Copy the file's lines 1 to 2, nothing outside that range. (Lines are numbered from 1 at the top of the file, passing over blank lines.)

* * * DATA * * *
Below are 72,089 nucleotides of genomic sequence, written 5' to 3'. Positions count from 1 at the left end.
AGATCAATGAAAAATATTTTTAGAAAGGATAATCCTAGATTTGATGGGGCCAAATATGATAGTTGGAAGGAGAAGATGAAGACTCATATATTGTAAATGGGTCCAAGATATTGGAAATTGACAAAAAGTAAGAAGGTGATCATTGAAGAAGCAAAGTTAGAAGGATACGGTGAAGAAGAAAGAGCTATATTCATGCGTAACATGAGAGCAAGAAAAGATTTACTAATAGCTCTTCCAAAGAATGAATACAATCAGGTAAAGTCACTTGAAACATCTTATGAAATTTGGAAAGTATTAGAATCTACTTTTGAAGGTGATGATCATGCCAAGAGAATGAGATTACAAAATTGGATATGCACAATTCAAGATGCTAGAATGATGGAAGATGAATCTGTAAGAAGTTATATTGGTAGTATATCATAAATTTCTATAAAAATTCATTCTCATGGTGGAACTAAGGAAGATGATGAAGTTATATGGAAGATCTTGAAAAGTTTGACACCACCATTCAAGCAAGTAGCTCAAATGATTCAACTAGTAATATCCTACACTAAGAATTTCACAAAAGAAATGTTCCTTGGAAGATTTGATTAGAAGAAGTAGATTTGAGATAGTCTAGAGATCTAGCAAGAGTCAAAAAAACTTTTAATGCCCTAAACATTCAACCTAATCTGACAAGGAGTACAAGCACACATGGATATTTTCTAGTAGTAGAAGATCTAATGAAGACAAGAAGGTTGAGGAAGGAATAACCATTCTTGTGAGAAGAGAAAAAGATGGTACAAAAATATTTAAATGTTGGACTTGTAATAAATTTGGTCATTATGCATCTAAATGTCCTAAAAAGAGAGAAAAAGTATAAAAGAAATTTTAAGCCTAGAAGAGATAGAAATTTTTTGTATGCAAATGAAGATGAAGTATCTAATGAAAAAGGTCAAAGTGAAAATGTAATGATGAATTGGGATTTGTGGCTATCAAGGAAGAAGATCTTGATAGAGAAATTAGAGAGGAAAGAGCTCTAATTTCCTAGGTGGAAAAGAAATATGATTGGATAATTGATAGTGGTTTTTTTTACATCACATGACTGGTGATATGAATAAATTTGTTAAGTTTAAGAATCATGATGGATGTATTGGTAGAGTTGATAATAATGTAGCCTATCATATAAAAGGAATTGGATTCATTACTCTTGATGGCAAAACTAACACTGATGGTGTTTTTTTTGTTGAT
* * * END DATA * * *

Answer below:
Below are 72,089 nucleotides of genomic sequence, written 5' to 3'. Positions count from 1 at the left end.
AGATCAATGAAAAATATTTTTAGAAAGGATAATCCTAGATTTGATGGGGCCAAATATGATAGTTGGAAGGAGAAGATGAAGACTCATATATTGTAAATGGGTCCAAGATATTGGAAATTGACAAAAAGTAAGAAGGTGATCATTGAAGAAGCAAAGTTAGAAGGATACGGTGAAGAAGAAAGAGCTATATTCATGCGTAACATGAGAGCAAGAAAAGATTTACTAATAGCTCTTCCAAAGAATGAATACAATCAGGTAAAGTCACTTGAAACATCTTATGAAATTTGGAAAGTATTAGAATCTACTTTTGAAGGTGATGATCATGCCAAGAGAATGAGATTACAAAATTGGATATGCACAATTCAAGATGCTAGAATGATGGAAGATGAATCTGTAAGAAGTTATATTGGTAGTATATCATAAATTTCTATAAAAATTCATTCTCATGGTGGAACTAAGGAAGATGATGAAGTTATATGGAAGATCTTGAAAAGTTTGACACCACCATTCAAGCAAGTAGCTCAAATGATTCAACTAGTAATATCCTACACTAAGAATTTCACAAAAGAAATGTTCCTTGGAAGATTTGATTAGAAGAAGTAGATTTGAGATAGTCTAGAGATCTAGCAAGAGTCAAAAAAACTTTTAATGCCCTAAACATTCAACCTAATCTGACAAGGAGTACAAGCACACATGGATATTTTCTAGTAGTAGAAGATCTAATGAAGACAAGAAGGTTGAGGAAGGAATAACCATTCTTGTGAGAAGAGAAAAAGATGGTACAAAAATATTTAAATGTTGGACTTGTAATAAATTTGGTCATTATGCATCTAAATGTCCTAAAAAGAGAGAAAAAGTATAAAAGAAATTTTAAGCCTAGAAGAGATAGAAATTTTTTGTATGCAAATGAAGATGAAGTATCTAATGAAAAAGGTCAAAGTGAAAATGTAATGATGAATTGGGATTTGTGGCTATCAAGGAAGAAGATCTTGATAGAGAAATTAGAGAGGAAAGAGCTCTAATTTCCTAGGTGGAAAAGAAATATGATTGGATAATTGATAGTGGTTTTTTTTACATCACATGACTGGTGATATGAATAAATTTGTTAAGTTTAAGAATCATGATGGATGTATTGGTAGAGTTGATAATAATGTAGCCTATCATATAAAAGGAATTGGATTCATTACTCTTGATGGCAAAACTAACACTGATGGTGTTTTTTTTGTTGAT